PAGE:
Caring for High-Energy DogsPosted 9/30/2014 All dogs thrive on regular attention and exercise. However, the amount and type of exercise that a dog requires varies with age, health, personality and breed. Certain breeds have higher daily exercise needs than others. These are the dogs that possess a high desire to play and learn new things, and often excel at dog sports and activities.
Most of the high-energy breeds that we recognize today were originally developed as working companions to aid in hunting, herding, pest control or protection. As a result, many of these dogs still possess a strong drive to work and exercise, even if they are not being used for the breed’s original function:
- Hunting breeds. Hunting breeds were developed to find, indicate, chase and retrieve game on land and in water. Hunting breeds that have a lot of get-up-and-go and are popular as pets today include the Golden Retriever, Labrador Retriever, Brittany and Pointer.
- Herding breeds. These dogs worked tirelessly to control and move sheep and other livestock from place to place. Two highly energetic herding breeds that are popular in dog sports today are the Border Collie and the Australian Shepherd
- Pest control breeds. Among this group, terriers were selected to find and dispatch animals that farmers considered to be pests. As a result, many terrier breeds have a surprising amount of energy and spunk for their small size. Examples are the Fox Terrier, Parson (Jack) Russell Terrier and Rat Terrier.
Regardless of breed, any dog can have a “high energy” personality, and all dogs love to spend time with their people. There are a variety of enjoyable activities that provide both exercise and mental stimulation for dogs and are a lot of fun for owners as well:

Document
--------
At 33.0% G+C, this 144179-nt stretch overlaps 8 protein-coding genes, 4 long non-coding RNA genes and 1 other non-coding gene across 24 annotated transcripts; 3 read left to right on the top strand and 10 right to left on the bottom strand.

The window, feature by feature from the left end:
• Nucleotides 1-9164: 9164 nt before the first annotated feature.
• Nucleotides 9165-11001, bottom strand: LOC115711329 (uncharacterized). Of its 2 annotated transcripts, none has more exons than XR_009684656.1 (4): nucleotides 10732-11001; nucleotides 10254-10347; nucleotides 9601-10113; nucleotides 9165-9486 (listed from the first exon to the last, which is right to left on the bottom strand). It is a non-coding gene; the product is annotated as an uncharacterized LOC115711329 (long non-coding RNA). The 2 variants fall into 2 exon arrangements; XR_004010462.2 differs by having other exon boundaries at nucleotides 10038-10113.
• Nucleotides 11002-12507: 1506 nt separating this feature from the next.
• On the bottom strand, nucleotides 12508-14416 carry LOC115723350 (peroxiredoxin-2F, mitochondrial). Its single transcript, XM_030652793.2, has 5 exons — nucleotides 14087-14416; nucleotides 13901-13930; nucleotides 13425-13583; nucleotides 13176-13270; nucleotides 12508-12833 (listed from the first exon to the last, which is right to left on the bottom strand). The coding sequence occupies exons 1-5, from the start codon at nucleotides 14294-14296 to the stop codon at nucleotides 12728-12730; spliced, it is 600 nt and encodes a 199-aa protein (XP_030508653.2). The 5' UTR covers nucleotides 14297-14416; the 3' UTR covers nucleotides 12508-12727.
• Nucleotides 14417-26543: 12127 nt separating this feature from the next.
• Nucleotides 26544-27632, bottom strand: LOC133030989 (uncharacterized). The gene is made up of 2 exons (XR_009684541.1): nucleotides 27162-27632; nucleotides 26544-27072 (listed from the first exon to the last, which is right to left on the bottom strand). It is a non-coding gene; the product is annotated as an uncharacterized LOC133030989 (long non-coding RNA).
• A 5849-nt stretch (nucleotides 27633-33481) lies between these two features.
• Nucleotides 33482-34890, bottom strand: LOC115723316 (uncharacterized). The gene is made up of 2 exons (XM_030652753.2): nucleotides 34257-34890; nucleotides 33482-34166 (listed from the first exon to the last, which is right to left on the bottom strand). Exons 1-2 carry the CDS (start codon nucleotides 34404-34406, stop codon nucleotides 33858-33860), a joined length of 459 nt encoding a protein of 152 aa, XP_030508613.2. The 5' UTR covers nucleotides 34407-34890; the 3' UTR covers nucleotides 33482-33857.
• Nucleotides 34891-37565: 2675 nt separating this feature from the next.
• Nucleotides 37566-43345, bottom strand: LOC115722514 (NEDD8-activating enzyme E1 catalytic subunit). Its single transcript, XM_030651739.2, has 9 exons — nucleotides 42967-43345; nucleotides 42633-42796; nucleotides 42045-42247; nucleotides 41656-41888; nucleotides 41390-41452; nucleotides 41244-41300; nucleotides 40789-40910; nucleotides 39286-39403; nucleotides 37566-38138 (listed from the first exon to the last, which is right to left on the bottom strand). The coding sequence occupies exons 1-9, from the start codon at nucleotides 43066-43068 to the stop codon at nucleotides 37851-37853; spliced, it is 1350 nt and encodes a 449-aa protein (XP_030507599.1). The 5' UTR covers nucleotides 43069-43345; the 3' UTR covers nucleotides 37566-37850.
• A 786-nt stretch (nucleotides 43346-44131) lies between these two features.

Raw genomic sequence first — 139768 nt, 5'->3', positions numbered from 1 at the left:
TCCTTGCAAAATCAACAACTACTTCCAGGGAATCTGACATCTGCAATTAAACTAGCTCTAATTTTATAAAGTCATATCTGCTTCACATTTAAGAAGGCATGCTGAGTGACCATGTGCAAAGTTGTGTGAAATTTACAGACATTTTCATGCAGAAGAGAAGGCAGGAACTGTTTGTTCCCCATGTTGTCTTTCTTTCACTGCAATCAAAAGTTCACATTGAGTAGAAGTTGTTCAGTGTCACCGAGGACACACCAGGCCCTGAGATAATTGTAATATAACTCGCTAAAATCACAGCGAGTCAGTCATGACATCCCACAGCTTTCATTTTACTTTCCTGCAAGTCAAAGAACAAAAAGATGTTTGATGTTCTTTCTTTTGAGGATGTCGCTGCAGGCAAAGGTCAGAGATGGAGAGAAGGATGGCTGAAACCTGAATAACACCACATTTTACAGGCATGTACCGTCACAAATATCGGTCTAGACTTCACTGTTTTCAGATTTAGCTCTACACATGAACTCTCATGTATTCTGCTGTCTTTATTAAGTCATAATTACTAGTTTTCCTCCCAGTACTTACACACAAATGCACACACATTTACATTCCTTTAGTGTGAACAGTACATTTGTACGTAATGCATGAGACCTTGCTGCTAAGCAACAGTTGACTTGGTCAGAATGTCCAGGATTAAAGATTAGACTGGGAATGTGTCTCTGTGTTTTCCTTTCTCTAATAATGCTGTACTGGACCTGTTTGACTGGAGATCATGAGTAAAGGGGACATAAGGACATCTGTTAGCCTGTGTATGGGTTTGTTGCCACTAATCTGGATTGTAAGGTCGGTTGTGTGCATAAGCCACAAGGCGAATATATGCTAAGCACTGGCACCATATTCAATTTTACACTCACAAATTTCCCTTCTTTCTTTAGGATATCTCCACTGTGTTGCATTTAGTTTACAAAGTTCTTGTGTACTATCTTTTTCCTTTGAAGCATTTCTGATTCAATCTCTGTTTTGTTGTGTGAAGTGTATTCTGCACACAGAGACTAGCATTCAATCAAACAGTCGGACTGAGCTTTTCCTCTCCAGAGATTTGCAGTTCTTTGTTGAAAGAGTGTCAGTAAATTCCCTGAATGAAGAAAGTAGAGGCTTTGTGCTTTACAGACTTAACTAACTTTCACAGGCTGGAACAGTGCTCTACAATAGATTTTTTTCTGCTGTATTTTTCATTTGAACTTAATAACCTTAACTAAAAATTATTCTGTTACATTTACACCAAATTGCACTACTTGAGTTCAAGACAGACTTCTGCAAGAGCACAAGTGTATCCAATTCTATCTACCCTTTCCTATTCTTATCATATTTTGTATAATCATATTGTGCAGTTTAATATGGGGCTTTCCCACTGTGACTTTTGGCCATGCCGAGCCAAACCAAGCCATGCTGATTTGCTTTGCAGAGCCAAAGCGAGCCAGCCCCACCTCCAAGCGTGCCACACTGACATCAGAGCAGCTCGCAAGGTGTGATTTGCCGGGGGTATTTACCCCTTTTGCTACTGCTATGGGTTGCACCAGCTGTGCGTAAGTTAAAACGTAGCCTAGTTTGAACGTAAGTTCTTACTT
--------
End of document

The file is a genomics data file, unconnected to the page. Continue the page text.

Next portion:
- Walking or jogging. One or two long walks each day help to keep your dog physically fit and also provide valuable training and socialization time. Alternatively, if you enjoy jogging, train your dog to run on a lead with you. Having a dog as an exercise companion can be a great motivator!
- Fetch games. Retrieving is great fun for dogs with a strong chase drive, such as retrievers and herding breeds. Train your dog to fetch a favorite ball, catch a Frisbee®, retrieve in water, or play “find it” games with hidden toys or treats. Tricks such as “put your toys away” or “help with the laundry” can also be easily taught to dogs that excel at retrieving.
- Hide-and-seek. Hide-and-seek games will exercise your dog’s mind and give him the opportunity to use his extraordinary sense of smell. It is also a game that helps to teach a reliable “come when called” response
- Organized dog sports. Today there are many organized dog sports and activities that owners enjoy with their dogs. Popular examples include agility, flyball, canine freestyle (dancing with your dog), canine nose work, dock diving, lure coursing, disc dog, tracking, herding and carting.
- Start gradually. Just like people, dogs that have not been exercising regularly may overexert themselves and risk sore muscles or injury. Spend no more than 30 minutes every few days on new activities when first getting started with your dog, and gradually work up to daily routines.
- Find helpers. If you have a busy schedule and cannot always provide for your dog’s exercise and training needs, consider hiring a dog walker or enrolling your dog at a reputable doggy day care a few times a week.
- Vary exercise and activities. Variety is the spice of life! Change the walking route that you take, select new parks to explore, teach new games, try a new sport or enroll in a new training class. All of these activities are important for your dog’s physical and mental wellness and provide enjoyable time for you together.
- Regardless of breed, any dog can have a “high energy” personality, and all dogs love to spend time with their people.
- Start gradually. Just like people, dogs that have not been exercising regularly may overexert themselves and risk sore muscles or injury.
- Vary exercise and activities. Variety is the spice of life!